Majority of surgeons in new survey warn of longer wait times, care delays if Medicare cuts go through

November 11, 2021 / by Robert King

Most surgeons said in a recent survey that a series of Medicare reimbursement cuts expected to go into effect in 2022 could lead to longer wait times and delays as well as exacerbate a crippling labor shortage.

The survey results of 2,227 members from the American College of Surgeons provided exclusively to Fierce Healthcare by the Surgical Care Coalition, a collection of 13 advocacy groups, comes as physician groups are pressing Congress to step in and delay a series of cuts that could add up to a nearly 10% shave to Medicare reimbursements.

The survey found 57% of respondents believe the cuts would lead to longer wait times, while 56% believe the cuts could contribute to a delay in care.

Surgeons warn the potential cuts are coming at a time when the healthcare industry is facing a major labor shortage that is already straining finances. A large majority (76%) of surgeons say staffing shortages have had an impact on their practice’s ability to provide quality care.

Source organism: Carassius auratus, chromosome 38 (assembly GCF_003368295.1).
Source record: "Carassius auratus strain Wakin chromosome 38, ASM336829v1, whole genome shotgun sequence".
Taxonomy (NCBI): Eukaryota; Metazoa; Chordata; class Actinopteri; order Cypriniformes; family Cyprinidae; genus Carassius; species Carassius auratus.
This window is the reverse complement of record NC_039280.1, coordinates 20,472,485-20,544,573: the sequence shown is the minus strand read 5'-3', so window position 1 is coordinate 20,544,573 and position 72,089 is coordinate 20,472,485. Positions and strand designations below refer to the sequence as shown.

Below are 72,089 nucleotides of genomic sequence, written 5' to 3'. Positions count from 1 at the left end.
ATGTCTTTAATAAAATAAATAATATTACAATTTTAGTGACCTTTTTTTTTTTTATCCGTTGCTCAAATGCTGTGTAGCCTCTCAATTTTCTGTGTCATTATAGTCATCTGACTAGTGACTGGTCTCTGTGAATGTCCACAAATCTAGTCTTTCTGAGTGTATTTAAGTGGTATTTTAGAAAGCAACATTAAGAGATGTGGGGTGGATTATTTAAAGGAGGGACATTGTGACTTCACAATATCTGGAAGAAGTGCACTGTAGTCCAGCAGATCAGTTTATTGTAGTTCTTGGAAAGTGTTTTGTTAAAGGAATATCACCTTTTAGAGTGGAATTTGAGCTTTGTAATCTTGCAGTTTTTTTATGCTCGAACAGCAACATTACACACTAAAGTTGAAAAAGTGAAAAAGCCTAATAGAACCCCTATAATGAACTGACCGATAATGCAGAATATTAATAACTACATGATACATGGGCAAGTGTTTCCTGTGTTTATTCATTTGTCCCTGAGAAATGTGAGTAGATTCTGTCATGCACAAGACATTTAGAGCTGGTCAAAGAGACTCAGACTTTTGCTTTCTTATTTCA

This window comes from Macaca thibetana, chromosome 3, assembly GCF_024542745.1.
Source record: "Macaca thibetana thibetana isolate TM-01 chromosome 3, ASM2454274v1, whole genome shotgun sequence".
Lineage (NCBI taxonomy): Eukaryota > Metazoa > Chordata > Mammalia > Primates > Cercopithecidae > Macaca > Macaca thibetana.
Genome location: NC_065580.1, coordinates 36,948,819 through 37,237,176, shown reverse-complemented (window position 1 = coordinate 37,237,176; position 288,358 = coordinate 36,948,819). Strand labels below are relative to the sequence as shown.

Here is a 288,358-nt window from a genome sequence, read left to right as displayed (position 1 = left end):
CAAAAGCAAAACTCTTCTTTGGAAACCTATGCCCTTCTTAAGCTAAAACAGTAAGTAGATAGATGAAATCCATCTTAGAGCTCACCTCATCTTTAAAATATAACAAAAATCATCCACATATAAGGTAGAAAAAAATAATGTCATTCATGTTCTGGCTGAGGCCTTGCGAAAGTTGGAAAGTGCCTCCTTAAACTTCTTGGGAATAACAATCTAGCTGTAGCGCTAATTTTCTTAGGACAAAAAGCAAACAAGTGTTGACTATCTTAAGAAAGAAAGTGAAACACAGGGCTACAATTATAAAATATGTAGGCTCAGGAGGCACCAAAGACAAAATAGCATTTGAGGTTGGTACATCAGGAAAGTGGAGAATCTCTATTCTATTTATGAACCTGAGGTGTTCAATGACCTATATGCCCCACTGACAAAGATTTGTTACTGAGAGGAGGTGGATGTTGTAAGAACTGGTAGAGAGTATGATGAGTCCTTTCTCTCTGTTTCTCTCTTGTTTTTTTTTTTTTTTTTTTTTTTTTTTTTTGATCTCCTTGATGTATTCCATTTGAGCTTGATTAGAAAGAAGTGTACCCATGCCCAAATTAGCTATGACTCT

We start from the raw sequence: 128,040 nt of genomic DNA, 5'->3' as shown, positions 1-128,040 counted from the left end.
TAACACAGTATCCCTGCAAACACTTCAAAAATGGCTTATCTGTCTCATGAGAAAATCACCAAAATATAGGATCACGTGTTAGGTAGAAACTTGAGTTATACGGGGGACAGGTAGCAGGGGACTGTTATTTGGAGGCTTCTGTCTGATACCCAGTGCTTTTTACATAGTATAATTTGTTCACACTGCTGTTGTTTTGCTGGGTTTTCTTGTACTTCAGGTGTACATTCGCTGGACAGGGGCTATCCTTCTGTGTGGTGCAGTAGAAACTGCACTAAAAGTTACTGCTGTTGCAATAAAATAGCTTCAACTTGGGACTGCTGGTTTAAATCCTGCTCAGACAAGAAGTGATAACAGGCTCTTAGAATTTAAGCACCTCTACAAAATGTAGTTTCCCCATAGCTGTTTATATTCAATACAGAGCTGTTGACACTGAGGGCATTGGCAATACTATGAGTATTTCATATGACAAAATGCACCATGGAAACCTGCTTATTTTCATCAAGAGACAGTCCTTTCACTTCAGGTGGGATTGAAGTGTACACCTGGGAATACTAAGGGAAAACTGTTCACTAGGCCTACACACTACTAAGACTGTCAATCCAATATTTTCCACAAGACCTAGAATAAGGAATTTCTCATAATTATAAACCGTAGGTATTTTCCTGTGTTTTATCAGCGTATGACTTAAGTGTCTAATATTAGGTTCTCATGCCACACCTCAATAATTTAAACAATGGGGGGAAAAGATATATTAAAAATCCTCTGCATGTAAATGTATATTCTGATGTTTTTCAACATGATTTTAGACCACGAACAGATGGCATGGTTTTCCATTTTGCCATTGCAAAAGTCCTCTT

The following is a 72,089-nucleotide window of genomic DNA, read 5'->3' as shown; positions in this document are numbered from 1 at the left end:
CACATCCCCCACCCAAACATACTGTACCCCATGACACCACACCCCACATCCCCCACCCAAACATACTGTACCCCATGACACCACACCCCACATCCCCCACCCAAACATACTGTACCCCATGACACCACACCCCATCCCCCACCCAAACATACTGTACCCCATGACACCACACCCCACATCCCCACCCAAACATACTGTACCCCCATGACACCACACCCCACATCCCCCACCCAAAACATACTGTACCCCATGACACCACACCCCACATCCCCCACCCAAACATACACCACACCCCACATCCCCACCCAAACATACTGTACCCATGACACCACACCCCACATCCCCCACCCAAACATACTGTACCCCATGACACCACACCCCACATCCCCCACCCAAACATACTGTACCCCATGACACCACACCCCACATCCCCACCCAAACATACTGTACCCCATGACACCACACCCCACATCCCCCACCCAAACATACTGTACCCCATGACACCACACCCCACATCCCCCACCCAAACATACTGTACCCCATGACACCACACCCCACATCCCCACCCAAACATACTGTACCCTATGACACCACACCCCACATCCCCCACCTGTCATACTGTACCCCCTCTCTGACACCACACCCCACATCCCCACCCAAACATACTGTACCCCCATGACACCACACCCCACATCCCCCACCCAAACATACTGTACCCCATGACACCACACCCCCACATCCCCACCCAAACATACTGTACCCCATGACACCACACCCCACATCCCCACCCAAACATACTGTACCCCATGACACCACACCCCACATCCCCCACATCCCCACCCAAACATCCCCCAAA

The shortage has also caused backlogs in care.

Michael Zinner, M.D., executive director of the Miami Cancer Institute, told Fierce Healthcare in an interview that the 11-hospital system he is part of is down 800 nurses. Only 19 out of 24 operating rooms are in use because of the staffing shortfall.


Chris J. Stewart

Chris currently serves as President and CEO of Surgio Health. Chris has close to 20 years of healthcare management experience, with an infinity to improve healthcare delivery through the development and implementation of innovative solutions that result in improved efficiencies, reduction of unnecessary financial & clinical variation, and help achieve better patient outcomes. Previously, Chris was assistant vice president and business unit leader for HPG/HCA. He has presented at numerous healthcare forums on topics that include disruptive innovation, physician engagement, shifting reimbursement models, cost per clinical episode and the future of supply chain delivery.

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